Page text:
……when writing in a particular genre is to read as much of what’s been written before I decide to try my hand at it. It helps me to get a sense of style and word choice within a specific setting (one’s characters are not going to be speaking 21st Century slang in 31st Century society. Or 11th Century BCE society, either). It’s also helpful in seeing how other authors develop mood, setting and location, as well as character.
This goes for every genre, from the Western to the Mystery to Historical to Erotica, a genre that relies heavily on evoking a wide variety of sensations and emotions that lead to a specific….well, climax.
There is the argument floating around that reading works by others in the genre you want to write in is harmful in that it may ‘influence’ your own work. This is true, but not in the way you’d think. Reading the newspaper influences you. Reading poetry, or historical non-fiction, or biographies or archaeology or whatever you pick up to read is going to influence what you write. The more you read, the more you learn about language, about style, about story and character and development.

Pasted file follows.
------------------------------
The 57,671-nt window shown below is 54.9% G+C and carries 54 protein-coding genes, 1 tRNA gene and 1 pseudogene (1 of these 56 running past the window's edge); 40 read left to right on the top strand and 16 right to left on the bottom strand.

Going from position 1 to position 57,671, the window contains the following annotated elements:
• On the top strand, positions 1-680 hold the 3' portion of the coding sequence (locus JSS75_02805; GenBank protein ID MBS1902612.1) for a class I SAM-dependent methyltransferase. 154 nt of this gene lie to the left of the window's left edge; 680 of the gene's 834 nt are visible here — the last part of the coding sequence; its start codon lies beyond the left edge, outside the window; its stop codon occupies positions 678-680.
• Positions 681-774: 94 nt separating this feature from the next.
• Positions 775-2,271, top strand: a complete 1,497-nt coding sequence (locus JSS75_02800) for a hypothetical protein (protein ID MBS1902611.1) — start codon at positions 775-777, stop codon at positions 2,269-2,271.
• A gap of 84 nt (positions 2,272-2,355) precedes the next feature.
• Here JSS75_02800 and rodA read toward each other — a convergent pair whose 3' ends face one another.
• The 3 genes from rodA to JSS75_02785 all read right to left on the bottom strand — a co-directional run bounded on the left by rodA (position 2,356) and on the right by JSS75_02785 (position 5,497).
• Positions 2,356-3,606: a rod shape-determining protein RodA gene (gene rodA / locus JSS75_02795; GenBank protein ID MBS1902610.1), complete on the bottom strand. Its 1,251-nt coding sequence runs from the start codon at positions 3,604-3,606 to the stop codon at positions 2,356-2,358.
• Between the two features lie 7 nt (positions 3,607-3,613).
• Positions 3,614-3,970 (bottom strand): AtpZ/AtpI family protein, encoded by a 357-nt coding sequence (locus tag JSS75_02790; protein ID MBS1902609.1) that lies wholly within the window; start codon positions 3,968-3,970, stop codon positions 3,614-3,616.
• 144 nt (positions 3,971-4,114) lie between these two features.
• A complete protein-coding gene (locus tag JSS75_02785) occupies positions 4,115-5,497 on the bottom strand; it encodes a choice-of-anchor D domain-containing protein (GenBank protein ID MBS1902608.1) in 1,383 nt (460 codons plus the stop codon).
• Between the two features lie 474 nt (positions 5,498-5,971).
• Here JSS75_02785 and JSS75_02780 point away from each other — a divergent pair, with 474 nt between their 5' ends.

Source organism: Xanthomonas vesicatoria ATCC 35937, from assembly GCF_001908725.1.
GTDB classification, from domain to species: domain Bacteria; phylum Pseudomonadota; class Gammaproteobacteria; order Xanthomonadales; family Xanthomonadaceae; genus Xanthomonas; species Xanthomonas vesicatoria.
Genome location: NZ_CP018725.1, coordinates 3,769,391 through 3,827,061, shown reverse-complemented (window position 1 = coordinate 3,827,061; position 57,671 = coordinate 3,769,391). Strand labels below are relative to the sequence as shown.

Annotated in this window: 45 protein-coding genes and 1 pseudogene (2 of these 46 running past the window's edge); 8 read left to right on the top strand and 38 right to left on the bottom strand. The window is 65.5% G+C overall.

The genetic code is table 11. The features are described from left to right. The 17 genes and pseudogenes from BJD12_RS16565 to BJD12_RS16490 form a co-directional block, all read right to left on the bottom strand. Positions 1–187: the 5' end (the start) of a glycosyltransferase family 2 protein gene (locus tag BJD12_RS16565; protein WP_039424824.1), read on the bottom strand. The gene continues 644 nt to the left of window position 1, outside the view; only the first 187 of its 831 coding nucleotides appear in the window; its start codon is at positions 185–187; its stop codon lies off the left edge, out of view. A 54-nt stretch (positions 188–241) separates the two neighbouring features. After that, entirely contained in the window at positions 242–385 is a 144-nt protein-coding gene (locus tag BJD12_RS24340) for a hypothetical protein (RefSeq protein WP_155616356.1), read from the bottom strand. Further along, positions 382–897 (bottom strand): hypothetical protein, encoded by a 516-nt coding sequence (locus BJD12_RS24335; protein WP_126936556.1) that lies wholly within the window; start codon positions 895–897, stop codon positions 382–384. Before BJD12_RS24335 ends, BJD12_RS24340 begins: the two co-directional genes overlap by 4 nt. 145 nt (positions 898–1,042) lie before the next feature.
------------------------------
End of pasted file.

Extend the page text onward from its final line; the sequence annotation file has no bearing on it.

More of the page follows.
Not reading the genre you want to write in only hurts your own work. Why? Well, in addition to not seeing what’s out there, you’d also fail to learn what works for you and what doesn’t. You’d never know how, with your own unique perspective, you could approach the Epic Quest Fantasy. Or the Space Opera. Or find a new twist on the Western or Mystery.
If you read enough (and I highly recommend reading everything you can get your hands on), you can see how similar the genres actually are. What makes them different is the emphasis – a mystery with a dash of romance could be the inverse of a romance with a dash of mystery. A historical novel set in real place could be, with just a few changes and a splash of magic, an epic fantasy. A Western is just an adventure on horseback, whereas Science Fiction is an adventure on a spaceship.
So read. Read the Ancient Greeks, Shakespeare, pulp fiction, genres you love and the ones you don’t like, authors you despise as well as the ones you admire. Read history and biographies and true crime, to learn how real people behaved and real events played out.
When you read, always seek to be entertained, but be conscious of how language, story and characters are handled.
What book and/or author was your greatest influence? Was it more than one? A specific genre?